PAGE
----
You go to catch your horse for a ride and there it is?a big, ugly laceration right in the middle of his chest. You panic when you see blood running down his leg, and it looks like he’s cut right down through the muscle. Now what?
Breathe. Relax. Believe it or not, even a big, deep laceration in your horse’s chest is likely to heal quickly, and without much trouble. Why? Because it’s an area with large muscles, good blood flow, and few critical structures at risk of being damaged. But if you find a tiny little puncture at the back of your horse’s pastern, that’s another story. Even the smallest, most benign-looking wound in that area could mean trouble.
In this article, I’m going to help you understand what makes a wound more serious, and why. First, I’ll give you a quick rundown of the five critical factors to evaluate when faced with any wound. Then, I’ll give you some real-life scenarios so you can decide whether that wound is a nightmare or a nuisance?and what you should do about it.
Location, location, location. The location of a wound is one of the most important factors in determining its severity. If it’s over a well-muscled area of the upper body like the chest or croup, you’re in luck. There’s good blood supply and few critical structures to complicate healing. It’s likely to heal well, even if it’s big and deep.
The same is true for wounds on the head. They often heal quickly and well with few complications, even if they look horrifying at the start.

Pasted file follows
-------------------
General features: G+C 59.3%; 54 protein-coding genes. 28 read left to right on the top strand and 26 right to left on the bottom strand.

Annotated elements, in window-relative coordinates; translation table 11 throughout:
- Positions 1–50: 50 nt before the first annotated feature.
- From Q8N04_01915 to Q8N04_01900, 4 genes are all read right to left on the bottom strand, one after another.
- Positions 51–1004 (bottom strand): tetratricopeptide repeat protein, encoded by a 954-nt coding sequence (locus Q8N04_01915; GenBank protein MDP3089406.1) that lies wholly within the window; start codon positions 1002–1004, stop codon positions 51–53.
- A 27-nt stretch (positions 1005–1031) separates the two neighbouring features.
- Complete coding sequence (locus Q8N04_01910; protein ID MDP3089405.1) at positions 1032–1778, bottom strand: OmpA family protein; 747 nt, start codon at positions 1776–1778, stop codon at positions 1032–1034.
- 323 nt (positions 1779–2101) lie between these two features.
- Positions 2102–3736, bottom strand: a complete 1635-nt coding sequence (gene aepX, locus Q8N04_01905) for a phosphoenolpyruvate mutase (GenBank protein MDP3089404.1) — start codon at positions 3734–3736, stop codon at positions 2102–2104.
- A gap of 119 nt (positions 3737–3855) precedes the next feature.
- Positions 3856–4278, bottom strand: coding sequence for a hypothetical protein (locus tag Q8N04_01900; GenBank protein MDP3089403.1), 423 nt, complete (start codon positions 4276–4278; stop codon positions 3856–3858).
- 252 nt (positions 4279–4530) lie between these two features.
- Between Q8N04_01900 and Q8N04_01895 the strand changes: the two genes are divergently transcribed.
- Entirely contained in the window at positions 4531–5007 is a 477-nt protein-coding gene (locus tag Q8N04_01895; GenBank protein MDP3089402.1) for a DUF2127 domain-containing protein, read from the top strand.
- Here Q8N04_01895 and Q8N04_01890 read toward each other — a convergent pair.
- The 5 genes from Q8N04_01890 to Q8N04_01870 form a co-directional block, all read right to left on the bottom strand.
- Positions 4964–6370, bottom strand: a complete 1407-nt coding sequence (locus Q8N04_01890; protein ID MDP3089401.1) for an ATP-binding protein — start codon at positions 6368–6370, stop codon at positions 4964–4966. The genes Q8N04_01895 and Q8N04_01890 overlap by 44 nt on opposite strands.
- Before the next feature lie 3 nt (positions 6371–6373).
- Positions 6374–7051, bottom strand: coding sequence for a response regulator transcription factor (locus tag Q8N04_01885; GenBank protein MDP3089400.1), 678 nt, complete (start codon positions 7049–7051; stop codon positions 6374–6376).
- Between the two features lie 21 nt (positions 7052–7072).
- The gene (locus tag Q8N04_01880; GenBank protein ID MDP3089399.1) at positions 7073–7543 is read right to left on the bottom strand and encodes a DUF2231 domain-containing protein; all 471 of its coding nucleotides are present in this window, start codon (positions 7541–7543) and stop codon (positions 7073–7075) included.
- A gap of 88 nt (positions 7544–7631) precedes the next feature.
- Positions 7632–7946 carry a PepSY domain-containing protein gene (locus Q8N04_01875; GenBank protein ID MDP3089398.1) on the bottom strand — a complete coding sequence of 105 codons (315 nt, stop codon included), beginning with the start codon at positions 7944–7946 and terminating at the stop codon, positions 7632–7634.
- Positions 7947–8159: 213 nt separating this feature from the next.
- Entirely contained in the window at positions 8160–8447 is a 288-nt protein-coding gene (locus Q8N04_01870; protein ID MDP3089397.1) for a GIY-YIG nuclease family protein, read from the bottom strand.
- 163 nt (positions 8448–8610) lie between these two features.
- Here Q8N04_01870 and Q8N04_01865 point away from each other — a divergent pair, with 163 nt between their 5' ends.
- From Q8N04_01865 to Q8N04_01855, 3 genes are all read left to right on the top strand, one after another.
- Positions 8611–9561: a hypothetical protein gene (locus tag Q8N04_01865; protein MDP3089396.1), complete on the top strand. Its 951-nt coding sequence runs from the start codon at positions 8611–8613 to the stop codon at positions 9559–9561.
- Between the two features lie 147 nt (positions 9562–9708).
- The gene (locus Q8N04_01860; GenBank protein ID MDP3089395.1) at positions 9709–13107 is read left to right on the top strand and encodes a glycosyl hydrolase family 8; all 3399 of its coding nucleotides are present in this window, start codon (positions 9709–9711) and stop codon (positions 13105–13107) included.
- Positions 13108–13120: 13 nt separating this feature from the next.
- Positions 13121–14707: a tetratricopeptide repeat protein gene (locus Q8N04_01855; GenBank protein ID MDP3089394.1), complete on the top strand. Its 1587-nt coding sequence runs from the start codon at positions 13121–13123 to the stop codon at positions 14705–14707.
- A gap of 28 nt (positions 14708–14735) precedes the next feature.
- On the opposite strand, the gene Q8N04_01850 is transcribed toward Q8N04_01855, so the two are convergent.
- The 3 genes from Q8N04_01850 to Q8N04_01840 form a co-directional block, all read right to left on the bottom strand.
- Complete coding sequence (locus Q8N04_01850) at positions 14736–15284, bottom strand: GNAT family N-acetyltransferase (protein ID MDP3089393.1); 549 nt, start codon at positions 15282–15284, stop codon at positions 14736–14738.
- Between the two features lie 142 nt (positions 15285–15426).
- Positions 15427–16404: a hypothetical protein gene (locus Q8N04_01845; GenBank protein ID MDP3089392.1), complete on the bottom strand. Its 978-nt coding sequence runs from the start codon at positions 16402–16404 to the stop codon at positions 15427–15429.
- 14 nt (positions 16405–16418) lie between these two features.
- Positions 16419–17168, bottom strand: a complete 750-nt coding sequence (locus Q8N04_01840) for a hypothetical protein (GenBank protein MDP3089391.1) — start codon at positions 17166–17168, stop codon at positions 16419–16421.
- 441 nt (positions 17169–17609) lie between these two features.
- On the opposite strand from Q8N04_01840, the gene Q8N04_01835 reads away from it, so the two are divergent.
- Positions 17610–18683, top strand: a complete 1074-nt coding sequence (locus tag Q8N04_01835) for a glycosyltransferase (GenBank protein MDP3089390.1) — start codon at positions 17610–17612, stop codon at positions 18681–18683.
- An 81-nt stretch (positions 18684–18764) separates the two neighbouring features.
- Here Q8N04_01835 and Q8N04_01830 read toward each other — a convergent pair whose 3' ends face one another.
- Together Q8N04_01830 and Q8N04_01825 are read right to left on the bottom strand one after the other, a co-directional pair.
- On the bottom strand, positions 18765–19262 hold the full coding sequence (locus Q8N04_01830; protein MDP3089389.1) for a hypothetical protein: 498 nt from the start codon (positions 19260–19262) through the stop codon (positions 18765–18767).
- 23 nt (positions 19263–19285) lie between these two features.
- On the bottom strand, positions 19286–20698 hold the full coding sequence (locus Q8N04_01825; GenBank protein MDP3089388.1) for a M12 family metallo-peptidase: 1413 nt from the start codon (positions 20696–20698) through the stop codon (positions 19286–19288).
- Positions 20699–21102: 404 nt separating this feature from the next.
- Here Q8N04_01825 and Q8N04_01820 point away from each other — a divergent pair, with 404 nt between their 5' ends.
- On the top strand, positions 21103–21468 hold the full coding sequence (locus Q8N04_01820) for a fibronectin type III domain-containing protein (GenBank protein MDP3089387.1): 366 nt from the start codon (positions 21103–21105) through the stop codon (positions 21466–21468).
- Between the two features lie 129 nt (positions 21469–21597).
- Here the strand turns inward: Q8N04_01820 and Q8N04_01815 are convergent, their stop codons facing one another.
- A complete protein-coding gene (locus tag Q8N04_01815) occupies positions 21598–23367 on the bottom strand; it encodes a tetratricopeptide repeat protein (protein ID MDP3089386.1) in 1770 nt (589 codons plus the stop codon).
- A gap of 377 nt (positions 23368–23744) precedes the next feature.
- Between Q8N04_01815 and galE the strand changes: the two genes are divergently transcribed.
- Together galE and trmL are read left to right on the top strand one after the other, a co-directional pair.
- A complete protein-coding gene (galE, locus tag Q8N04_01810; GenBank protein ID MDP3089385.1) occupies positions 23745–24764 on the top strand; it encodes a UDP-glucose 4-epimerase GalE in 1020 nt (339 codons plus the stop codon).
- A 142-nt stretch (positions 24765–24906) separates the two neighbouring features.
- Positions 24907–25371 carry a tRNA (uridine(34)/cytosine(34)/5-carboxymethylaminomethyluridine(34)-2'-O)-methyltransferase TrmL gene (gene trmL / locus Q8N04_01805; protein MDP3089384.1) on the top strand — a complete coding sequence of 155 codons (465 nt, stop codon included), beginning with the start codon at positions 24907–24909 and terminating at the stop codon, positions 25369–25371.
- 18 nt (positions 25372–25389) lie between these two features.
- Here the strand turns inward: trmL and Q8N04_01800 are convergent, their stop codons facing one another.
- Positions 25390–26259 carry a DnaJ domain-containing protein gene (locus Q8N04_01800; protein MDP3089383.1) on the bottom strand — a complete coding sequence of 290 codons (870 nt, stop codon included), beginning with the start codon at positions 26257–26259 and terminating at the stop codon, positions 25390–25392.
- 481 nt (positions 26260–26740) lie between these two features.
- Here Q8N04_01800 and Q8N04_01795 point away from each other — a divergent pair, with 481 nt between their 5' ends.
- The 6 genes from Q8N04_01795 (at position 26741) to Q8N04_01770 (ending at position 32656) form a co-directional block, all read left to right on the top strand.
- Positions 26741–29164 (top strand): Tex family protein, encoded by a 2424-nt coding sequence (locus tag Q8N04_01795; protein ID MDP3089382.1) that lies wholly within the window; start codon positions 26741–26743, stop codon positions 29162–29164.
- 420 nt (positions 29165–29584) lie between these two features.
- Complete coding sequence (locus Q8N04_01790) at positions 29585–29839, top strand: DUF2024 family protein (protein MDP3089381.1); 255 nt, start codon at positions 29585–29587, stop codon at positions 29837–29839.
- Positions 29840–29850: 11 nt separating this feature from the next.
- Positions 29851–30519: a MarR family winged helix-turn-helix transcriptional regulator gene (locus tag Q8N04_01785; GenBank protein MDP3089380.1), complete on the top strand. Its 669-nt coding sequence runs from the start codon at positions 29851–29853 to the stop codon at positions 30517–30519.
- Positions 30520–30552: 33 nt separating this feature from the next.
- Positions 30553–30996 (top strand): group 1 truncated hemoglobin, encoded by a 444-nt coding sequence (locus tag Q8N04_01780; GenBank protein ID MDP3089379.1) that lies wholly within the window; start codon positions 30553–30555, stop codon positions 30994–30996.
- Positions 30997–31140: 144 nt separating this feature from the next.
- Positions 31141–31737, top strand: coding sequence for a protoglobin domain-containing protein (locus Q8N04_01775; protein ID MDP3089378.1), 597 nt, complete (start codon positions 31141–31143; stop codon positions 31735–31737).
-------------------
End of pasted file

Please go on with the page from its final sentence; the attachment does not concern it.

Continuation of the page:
Wounds on the lower legs, especially those below the hocks and knees, are typically more difficult. Blood supply may be limited, and there’s little extra tissue between the skin and the more critical underlying structures. A wound that’s directly over a joint or tendon sheath is the scariest of all because penetration risks infection of one of those critical, closed-off structures?a potentially life-threatening complication.
Other signs. Is it “just a wound,” or is there some other symptom that could mean something more? Most commonly, excessive bleeding may be cause for concern, and might happen any time a large vessel is disrupted. If blood is bright red and spurts in pulses, that’s the most concerning of all, as it means a high-pressure artery is likely to be involved.
Lameness is another sign that a wound might be serious. If your horse is lame with a wound, a critical structure such as a joint, tendon, or ligament might have been damaged. Severe lameness might also mean a more serious injury, such as a broken bone.
Finally, if the wound is on your horse’s face, signs such as squinting or tearing might mean his eye’s been damaged. Blood from his mouth, or difficulty chewing, could point toward an injury to his teeth or jaws. Anytime a wound is accompanied by another problem, it’s likely to be more serious, and to require special care.
How deep? The depth of a wound is important for helping you decide just how serious it is, and whether it needs sutures.
To determine just how deep it is, try to separate the edges by putting pressure on either side. (It helps to clean the wound with cold water from a hose before this step.)
If the wound is fresh and you can pull the edges apart, it’s likely to have penetrated the full thickness of the skin and would heal best with sutures (unless it’s a puncture wound; see page 2). If you can’t pull the edges apart, chances are it’s just an abrasion and sutures won’t be necessary.
Keep in mind there are areas on your horse’s body where the skin is up to one-quarter-inch thick, meaning a deep abrasion can look much more frightening than it is. Most non-full-thickness injuries will heal without much trouble.